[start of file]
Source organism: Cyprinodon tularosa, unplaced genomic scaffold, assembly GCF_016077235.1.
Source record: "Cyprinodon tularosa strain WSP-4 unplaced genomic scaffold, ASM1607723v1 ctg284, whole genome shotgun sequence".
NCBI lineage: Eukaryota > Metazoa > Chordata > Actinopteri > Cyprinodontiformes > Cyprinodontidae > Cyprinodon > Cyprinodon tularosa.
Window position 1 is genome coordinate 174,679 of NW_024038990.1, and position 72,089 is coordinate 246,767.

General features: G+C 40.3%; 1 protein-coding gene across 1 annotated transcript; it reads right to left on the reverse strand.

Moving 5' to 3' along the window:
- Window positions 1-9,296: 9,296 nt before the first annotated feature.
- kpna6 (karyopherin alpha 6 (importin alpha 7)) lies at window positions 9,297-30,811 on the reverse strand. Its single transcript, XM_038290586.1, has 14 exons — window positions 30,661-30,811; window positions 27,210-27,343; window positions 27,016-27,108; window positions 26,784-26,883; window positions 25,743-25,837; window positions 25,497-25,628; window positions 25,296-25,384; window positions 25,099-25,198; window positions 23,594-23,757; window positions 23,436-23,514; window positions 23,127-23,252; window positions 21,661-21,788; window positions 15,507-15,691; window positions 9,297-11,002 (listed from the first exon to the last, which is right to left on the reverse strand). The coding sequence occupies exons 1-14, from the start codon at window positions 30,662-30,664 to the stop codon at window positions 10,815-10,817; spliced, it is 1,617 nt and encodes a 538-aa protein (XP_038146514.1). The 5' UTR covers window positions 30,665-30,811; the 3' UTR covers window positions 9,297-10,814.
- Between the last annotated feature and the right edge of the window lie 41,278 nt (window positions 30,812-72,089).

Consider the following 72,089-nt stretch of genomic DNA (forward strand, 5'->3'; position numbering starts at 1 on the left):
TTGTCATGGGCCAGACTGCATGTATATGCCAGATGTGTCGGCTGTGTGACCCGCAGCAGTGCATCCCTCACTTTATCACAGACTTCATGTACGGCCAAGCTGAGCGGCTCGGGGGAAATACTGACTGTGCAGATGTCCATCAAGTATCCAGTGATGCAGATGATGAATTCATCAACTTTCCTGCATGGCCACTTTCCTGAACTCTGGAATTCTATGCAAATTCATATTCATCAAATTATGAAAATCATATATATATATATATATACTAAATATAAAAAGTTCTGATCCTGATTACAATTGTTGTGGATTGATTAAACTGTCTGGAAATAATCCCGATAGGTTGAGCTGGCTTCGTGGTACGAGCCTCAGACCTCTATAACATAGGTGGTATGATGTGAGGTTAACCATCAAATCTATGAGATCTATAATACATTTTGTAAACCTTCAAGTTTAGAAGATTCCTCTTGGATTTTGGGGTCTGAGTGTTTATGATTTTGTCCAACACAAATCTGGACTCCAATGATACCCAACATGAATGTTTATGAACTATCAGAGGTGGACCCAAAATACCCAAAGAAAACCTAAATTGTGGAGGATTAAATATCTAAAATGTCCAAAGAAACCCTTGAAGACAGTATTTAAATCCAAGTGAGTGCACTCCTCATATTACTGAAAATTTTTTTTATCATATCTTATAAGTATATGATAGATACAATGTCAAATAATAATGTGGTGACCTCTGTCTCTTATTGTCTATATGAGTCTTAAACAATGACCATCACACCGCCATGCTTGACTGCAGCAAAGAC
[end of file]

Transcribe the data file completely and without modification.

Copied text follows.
Source organism: Cyprinodon tularosa, unplaced genomic scaffold, assembly GCF_016077235.1.
Source record: "Cyprinodon tularosa strain WSP-4 unplaced genomic scaffold, ASM1607723v1 ctg284, whole genome shotgun sequence".
NCBI lineage: Eukaryota > Metazoa > Chordata > Actinopteri > Cyprinodontiformes > Cyprinodontidae > Cyprinodon > Cyprinodon tularosa.
Window position 1 is genome coordinate 174,679 of NW_024038990.1, and position 72,089 is coordinate 246,767.

General features: G+C 40.3%; 1 protein-coding gene across 1 annotated transcript; it reads right to left on the reverse strand.

Moving 5' to 3' along the window:
- Window positions 1-9,296: 9,296 nt before the first annotated feature.
- kpna6 (karyopherin alpha 6 (importin alpha 7)) lies at window positions 9,297-30,811 on the reverse strand. Its single transcript, XM_038290586.1, has 14 exons — window positions 30,661-30,811; window positions 27,210-27,343; window positions 27,016-27,108; window positions 26,784-26,883; window positions 25,743-25,837; window positions 25,497-25,628; window positions 25,296-25,384; window positions 25,099-25,198; window positions 23,594-23,757; window positions 23,436-23,514; window positions 23,127-23,252; window positions 21,661-21,788; window positions 15,507-15,691; window positions 9,297-11,002 (listed from the first exon to the last, which is right to left on the reverse strand). The coding sequence occupies exons 1-14, from the start codon at window positions 30,662-30,664 to the stop codon at window positions 10,815-10,817; spliced, it is 1,617 nt and encodes a 538-aa protein (XP_038146514.1). The 5' UTR covers window positions 30,665-30,811; the 3' UTR covers window positions 9,297-10,814.
- Between the last annotated feature and the right edge of the window lie 41,278 nt (window positions 30,812-72,089).

Consider the following 72,089-nt stretch of genomic DNA (forward strand, 5'->3'; position numbering starts at 1 on the left):
TTGTCATGGGCCAGACTGCATGTATATGCCAGATGTGTCGGCTGTGTGACCCGCAGCAGTGCATCCCTCACTTTATCACAGACTTCATGTACGGCCAAGCTGAGCGGCTCGGGGGAAATACTGACTGTGCAGATGTCCATCAAGTATCCAGTGATGCAGATGATGAATTCATCAACTTTCCTGCATGGCCACTTTCCTGAACTCTGGAATTCTATGCAAATTCATATTCATCAAATTATGAAAATCATATATATATATATATATACTAAATATAAAAAGTTCTGATCCTGATTACAATTGTTGTGGATTGATTAAACTGTCTGGAAATAATCCCGATAGGTTGAGCTGGCTTCGTGGTACGAGCCTCAGACCTCTATAACATAGGTGGTATGATGTGAGGTTAACCATCAAATCTATGAGATCTATAATACATTTTGTAAACCTTCAAGTTTAGAAGATTCCTCTTGGATTTTGGGGTCTGAGTGTTTATGATTTTGTCCAACACAAATCTGGACTCCAATGATACCCAACATGAATGTTTATGAACTATCAGAGGTGGACCCAAAATACCCAAAGAAAACCTAAATTGTGGAGGATTAAATATCTAAAATGTCCAAAGAAACCCTTGAAGACAGTATTTAAATCCAAGTGAGTGCACTCCTCATATTACTGAAAATTTTTTTTATCATATCTTATAAGTATATGATAGATACAATGTCAAATAATAATGTGGTGACCTCTGTCTCTTATTGTCTATATGAGTCTTAAACAATGACCATCACACCGCCATGCTTGACTGCAGCAAAGAC